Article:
Oldest Salt Mine in Europe
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Oldest Salt Mine in Europe

First references to salt in Wieliczka were made in 1044. Salt was the most important economic commodity in Poland during the Middle Ages and the mining of salt quickly became a government monopoly.

Copernicus came to Wieliczka Salt Mine as a student in the 15th century, and he has been followed by Goethe, Chopin, Dmitri Mendeleyev, Robert Baden-Powell, Karol Wojtyła (later, Pope John Paul II), former U.S. President Bill Clinton, and many others.

The Kopalinia Soli Wieliczka Salt Mine is located under the town of Wieliczka, a suburb of Krakow.

One of the oldest salt mines in Europe, Poland's Wieliczka, can now be seen in all its glory on Google Street view !!
Ever since I first read about the Wieliczka salt mines I have always wanted to explore its treasure trove of twists and turns.

Dating back to the 13th century, the mine is a listed UNESCO WORLD HERITAGE site and attracts more than a million visitors a year.

It really is a city under a city.

However by all accounts one of the most wonderful sights is the 18th century cathedral of St Kinga - a subterranean church carved in rock salt.

Can you believe this masterpiece was created by three miners in their spare time, taking 68 years of work. Talk about dedication to your employer!

Everything in this underground chapel is made of salt: the wall decorations, the altar, the religious statues, floor and ceiling.

The church also includes a version of "The Last Supper" and a chandelier made entirely of salt - and also holds public mass every Sunday.

Among its curiosities are statues of gnomes and historical figures sculpted from salt, there are underground lakes and even a subterranean hotel and sanatorium.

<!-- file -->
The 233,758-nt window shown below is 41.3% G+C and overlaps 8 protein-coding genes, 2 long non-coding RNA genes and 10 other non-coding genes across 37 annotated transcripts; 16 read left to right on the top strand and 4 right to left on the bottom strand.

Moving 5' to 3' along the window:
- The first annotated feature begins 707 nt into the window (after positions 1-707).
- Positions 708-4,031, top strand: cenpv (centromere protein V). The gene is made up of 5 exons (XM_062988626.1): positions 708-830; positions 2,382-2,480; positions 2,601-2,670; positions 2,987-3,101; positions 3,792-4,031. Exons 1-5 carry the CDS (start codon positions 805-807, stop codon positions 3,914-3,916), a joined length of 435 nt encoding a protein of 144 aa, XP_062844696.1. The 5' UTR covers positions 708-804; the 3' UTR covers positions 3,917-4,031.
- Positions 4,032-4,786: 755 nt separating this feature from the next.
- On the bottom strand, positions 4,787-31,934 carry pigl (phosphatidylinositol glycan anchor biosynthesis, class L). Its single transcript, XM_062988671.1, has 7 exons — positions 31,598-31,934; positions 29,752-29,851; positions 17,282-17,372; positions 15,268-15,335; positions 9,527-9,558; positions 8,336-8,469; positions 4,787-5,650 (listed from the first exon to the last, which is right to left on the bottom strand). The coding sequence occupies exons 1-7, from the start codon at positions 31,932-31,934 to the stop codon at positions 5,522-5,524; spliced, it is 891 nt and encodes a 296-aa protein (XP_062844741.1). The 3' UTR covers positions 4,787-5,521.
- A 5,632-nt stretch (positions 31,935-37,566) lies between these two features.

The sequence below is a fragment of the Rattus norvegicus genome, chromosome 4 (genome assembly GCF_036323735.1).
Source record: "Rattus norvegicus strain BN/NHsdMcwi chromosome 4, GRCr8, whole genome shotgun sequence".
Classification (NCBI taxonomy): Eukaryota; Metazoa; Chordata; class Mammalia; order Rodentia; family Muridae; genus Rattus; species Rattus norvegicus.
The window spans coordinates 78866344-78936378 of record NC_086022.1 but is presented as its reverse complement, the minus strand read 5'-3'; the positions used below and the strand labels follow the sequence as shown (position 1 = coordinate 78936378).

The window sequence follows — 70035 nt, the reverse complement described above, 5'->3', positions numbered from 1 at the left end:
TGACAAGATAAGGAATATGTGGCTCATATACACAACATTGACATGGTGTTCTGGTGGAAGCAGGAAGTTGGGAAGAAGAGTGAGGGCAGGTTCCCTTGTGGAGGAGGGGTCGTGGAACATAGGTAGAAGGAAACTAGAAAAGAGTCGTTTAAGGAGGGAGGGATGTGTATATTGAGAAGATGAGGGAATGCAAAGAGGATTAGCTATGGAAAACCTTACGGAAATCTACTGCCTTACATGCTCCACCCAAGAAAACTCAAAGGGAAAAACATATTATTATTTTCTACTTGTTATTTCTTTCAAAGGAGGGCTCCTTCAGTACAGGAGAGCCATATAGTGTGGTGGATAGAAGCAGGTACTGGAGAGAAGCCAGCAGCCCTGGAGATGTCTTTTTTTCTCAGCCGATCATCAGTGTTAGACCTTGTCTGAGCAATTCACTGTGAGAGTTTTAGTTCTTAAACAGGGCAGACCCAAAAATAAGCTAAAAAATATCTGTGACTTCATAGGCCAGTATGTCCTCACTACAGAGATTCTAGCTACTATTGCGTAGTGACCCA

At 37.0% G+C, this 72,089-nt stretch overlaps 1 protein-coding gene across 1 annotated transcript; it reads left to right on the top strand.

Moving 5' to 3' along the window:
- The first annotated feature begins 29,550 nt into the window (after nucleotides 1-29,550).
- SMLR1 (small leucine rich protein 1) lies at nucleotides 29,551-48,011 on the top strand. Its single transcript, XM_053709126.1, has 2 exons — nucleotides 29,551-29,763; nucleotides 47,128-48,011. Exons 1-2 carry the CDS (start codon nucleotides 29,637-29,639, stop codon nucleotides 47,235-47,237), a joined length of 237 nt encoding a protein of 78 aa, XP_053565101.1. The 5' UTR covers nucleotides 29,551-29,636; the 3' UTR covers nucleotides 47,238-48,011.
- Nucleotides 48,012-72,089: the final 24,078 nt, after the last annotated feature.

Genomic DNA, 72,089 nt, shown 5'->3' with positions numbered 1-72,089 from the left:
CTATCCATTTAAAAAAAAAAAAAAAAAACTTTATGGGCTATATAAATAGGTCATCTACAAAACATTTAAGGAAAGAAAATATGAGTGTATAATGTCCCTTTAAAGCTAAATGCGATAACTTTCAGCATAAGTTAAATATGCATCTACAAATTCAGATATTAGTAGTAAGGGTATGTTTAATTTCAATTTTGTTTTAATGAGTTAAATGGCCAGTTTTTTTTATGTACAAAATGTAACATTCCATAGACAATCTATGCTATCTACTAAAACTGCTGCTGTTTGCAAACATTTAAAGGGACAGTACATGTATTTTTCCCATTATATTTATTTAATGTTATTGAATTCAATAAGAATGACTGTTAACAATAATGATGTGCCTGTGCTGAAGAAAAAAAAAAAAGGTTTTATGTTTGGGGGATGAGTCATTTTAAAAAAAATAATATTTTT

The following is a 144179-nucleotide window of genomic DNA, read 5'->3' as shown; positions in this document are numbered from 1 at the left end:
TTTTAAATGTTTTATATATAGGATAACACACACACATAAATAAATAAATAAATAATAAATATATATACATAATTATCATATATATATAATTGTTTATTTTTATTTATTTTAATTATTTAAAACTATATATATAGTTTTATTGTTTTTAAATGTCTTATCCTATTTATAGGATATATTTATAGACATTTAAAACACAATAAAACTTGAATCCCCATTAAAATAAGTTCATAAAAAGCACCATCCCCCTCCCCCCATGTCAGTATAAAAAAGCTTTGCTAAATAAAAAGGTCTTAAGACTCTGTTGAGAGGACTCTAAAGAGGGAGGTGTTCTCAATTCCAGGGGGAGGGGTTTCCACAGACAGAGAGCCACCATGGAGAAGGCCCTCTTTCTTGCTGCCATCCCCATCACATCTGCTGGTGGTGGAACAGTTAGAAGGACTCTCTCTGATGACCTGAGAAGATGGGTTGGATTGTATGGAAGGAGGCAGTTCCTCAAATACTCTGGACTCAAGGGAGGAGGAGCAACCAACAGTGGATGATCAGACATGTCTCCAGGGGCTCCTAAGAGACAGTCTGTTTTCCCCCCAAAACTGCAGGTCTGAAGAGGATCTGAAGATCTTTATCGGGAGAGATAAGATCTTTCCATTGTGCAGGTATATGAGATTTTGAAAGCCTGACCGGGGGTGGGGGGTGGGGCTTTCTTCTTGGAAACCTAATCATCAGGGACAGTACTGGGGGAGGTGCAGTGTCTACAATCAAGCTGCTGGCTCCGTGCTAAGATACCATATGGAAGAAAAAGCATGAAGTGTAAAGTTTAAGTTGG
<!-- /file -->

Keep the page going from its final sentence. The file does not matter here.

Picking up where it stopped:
Apparently the rock salt is naturally gray in various shades, resembling unpolished granite rather than the white or crystalline look that many visitors may expect.

Even the crystals of the chandeliers are made from rock salt that has been dissolved and reconstituted to achieve a clear, glass-like appearance.

And There Is An Added Bonus Of a Hungarian Fairytale!

According to legend, when Princess Kinga of Hungary became betrothed to King Boleslaw the Bashful around 700 years ago, she threw her engagement ring into Hungary’s salt mines.

This, somehow, was supposed to guide her to the salt supplies in her adopted country, Poland. When drilling started in Wieliczka, miners found not only salt but miraculously the engagement ring itself!

Kinga subsequently became the patron saint of salt miners in and around the Polish capital.

Head over HERE to take a google tour of the Wieliczka Salt Mines

However no need to fly half way around the world, now thanks to Google's Street View you can visit the magical Wieliczka Salt Mine virtually - and save yourself from negotiating an incredible number of steps into the bargain!

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